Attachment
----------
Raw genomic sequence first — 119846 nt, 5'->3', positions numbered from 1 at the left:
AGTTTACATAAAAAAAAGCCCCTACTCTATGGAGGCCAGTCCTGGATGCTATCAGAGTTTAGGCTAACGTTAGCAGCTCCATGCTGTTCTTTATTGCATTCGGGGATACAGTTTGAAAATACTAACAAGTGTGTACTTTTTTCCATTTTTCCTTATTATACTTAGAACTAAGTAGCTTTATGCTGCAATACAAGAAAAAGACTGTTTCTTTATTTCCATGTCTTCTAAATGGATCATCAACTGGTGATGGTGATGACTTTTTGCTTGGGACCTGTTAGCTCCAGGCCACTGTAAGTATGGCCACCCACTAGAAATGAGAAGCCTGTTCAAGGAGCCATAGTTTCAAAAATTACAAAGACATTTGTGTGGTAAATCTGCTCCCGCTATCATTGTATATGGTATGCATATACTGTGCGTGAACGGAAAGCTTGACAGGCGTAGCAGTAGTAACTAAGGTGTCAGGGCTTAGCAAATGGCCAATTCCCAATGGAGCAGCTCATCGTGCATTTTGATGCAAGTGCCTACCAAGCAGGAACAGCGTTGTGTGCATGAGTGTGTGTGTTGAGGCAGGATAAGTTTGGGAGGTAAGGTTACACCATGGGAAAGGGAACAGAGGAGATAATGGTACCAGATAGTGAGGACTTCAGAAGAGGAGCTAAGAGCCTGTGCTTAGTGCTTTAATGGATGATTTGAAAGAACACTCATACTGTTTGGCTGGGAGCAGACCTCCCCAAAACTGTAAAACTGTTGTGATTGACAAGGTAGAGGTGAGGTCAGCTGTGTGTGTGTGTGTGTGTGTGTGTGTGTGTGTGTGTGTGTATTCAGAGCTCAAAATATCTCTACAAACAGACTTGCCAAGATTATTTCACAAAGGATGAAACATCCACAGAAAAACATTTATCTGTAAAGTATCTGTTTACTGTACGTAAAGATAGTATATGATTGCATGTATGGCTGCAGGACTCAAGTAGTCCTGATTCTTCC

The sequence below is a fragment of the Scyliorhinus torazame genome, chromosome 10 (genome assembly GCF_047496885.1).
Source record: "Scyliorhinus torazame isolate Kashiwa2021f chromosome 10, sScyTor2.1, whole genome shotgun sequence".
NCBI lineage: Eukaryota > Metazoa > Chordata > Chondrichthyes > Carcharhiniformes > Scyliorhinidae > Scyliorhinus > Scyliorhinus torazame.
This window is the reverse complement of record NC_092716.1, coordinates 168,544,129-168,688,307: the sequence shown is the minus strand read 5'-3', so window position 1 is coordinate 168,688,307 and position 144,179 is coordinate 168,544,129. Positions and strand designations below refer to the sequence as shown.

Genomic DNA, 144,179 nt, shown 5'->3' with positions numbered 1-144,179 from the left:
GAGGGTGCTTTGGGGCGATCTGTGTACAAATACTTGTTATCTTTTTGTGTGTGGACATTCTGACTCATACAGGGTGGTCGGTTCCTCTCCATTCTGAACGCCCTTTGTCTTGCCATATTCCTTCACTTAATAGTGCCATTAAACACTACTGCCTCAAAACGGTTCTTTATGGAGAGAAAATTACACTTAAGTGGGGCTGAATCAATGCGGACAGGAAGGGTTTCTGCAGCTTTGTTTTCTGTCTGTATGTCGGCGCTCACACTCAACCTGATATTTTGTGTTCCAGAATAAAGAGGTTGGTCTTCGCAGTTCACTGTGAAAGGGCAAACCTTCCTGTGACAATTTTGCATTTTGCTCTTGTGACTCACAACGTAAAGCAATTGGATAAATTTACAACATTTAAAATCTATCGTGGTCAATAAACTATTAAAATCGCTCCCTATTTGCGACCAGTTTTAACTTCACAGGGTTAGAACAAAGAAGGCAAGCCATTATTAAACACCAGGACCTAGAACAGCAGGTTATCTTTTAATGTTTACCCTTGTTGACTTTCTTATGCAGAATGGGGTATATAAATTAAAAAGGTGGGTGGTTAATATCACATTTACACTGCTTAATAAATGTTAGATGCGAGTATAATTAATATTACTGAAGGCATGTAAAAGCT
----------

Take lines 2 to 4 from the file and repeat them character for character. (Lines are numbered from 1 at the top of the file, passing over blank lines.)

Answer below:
AGTTTACATAAAAAAAAGCCCCTACTCTATGGAGGCCAGTCCTGGATGCTATCAGAGTTTAGGCTAACGTTAGCAGCTCCATGCTGTTCTTTATTGCATTCGGGGATACAGTTTGAAAATACTAACAAGTGTGTACTTTTTTCCATTTTTCCTTATTATACTTAGAACTAAGTAGCTTTATGCTGCAATACAAGAAAAAGACTGTTTCTTTATTTCCATGTCTTCTAAATGGATCATCAACTGGTGATGGTGATGACTTTTTGCTTGGGACCTGTTAGCTCCAGGCCACTGTAAGTATGGCCACCCACTAGAAATGAGAAGCCTGTTCAAGGAGCCATAGTTTCAAAAATTACAAAGACATTTGTGTGGTAAATCTGCTCCCGCTATCATTGTATATGGTATGCATATACTGTGCGTGAACGGAAAGCTTGACAGGCGTAGCAGTAGTAACTAAGGTGTCAGGGCTTAGCAAATGGCCAATTCCCAATGGAGCAGCTCATCGTGCATTTTGATGCAAGTGCCTACCAAGCAGGAACAGCGTTGTGTGCATGAGTGTGTGTGTTGAGGCAGGATAAGTTTGGGAGGTAAGGTTACACCATGGGAAAGGGAACAGAGGAGATAATGGTACCAGATAGTGAGGACTTCAGAAGAGGAGCTAAGAGCCTGTGCTTAGTGCTTTAATGGATGATTTGAAAGAACACTCATACTGTTTGGCTGGGAGCAGACCTCCCCAAAACTGTAAAACTGTTGTGATTGACAAGGTAGAGGTGAGGTCAGCTGTGTGTGTGTGTGTGTGTGTGTGTGTGTGTGTGTGTGTGTATTCAGAGCTCAAAATATCTCTACAAACAGACTTGCCAAGATTATTTCACAAAGGATGAAACATCCACAGAAAAACATTTATCTGTAAAGTATCTGTTTACTGTACGTAAAGATAGTATATGATTGCATGTATGGCTGCAGGACTCAAGTAGTCCTGATTCTTCC

The sequence below is a fragment of the Scyliorhinus torazame genome, chromosome 10 (genome assembly GCF_047496885.1).
Source record: "Scyliorhinus torazame isolate Kashiwa2021f chromosome 10, sScyTor2.1, whole genome shotgun sequence".